Birds come to rest on Teresa’s shoulders, but they do not sing. In the last few days, she has – always in the late afternoons – sat on the steps that lead into the building. Her feet together and hands clasped shut, she watches the street: ears alert to the sounds, to dirty eyes. No one seems …
New Japanese Writing
‘Men believed without a doubt that rape was just a variety of sex. That was the world in which Narumi and her classmates lived.’
Mieko Kawakami, translated by Louise Heal Kawai & Hitomi Yoshio.
People From My Neighbourhood
‘First prize went to the dog school principal, who of course had submitted a cartoon dog.’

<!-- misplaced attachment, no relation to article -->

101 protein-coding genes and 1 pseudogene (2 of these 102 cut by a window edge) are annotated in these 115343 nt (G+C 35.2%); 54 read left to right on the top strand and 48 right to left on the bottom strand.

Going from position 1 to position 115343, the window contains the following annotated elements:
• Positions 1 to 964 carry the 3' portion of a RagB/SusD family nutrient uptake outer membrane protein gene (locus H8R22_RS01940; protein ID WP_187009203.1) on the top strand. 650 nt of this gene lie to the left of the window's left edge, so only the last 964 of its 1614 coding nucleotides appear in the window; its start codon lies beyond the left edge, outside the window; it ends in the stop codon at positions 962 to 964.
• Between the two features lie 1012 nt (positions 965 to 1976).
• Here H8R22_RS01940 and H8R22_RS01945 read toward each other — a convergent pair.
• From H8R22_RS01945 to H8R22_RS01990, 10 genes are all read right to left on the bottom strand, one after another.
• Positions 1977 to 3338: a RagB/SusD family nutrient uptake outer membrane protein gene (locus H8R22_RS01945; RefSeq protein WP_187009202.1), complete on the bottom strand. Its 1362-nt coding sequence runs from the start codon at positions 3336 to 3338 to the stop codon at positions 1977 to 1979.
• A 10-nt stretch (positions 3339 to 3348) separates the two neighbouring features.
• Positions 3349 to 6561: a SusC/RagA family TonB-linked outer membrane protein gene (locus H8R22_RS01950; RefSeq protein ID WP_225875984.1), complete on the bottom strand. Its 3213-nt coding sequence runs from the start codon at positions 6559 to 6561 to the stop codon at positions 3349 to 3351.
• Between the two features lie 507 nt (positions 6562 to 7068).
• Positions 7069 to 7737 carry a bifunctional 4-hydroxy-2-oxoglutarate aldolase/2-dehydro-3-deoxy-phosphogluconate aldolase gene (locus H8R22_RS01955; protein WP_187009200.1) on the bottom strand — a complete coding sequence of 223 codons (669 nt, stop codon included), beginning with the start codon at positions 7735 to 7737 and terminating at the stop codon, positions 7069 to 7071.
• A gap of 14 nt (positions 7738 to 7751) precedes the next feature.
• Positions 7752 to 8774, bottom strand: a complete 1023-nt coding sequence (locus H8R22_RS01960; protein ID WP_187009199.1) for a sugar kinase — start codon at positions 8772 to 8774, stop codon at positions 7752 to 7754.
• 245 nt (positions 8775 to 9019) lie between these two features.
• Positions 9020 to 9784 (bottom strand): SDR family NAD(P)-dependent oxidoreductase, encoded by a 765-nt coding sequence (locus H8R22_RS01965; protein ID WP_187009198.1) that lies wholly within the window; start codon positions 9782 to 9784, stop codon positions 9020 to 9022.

Three stories by Hiromi Kawakami, translated by Ted Goossen.
Larger Than the Night
‘Even if the children don’t understand, they know. Everything they managed to forget during the day comes back.’
Masatsugu Ono, translated by David Boyd.
‘Sounds like rain If I go to the window,
it could easily turn into bullets or rabbits.
Which one is right?
Should I go with my eyes or my ears?’
Toshiko Hirata, translated by Eric Hyett and Spencer Thurlow.
‘Hey, Nagaoka, wanna start a new cult with me?’
Sayaka Murata, translated by Ginny Tapley Takemori.
Translated by Daniel Hahn
Daniel Hahn is a writer, editor and translator with sixty-something books to his name. His translations include six novels by José Eduardo Agualusa, with whom he has been shortlisted for the Man Booker International Prize and won the Independent Foreign Fiction Prize and the International Dublin Literary Award. He is on the board of English PEN.More about the translator →